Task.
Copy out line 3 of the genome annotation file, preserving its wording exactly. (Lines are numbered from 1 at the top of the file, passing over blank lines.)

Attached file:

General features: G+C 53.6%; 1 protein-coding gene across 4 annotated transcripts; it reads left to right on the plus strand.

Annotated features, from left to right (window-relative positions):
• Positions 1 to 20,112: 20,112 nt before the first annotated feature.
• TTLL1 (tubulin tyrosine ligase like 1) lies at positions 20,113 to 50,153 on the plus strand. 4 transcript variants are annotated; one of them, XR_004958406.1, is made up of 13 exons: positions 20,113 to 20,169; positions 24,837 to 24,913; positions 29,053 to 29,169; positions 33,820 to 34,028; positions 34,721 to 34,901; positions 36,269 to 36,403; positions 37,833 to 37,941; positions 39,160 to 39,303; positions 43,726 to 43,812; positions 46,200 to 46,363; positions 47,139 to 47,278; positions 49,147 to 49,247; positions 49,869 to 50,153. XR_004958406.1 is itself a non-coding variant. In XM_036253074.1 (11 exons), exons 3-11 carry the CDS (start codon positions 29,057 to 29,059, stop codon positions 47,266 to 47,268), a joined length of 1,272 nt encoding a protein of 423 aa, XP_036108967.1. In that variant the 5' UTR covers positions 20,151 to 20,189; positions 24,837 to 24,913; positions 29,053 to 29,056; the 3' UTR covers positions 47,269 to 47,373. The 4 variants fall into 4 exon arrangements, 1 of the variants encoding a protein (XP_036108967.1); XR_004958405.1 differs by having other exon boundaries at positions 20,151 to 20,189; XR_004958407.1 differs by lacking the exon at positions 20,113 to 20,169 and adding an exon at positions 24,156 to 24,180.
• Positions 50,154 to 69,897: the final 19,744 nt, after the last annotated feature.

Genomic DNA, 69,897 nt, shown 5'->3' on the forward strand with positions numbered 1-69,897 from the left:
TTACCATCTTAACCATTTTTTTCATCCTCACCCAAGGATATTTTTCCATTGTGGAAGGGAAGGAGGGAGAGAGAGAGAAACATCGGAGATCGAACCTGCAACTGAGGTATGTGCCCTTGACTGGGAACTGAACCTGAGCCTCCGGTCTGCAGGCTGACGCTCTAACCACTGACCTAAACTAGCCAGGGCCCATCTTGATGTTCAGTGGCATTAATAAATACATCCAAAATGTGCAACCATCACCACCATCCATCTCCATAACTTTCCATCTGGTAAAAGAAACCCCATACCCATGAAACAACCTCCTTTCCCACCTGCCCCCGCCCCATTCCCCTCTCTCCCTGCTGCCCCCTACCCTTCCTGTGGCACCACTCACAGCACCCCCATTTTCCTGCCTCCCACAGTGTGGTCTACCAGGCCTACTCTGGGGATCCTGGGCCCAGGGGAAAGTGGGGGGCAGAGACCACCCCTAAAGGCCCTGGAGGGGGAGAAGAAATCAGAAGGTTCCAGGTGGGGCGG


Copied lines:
• Positions 1 to 20,112: 20,112 nt before the first annotated feature.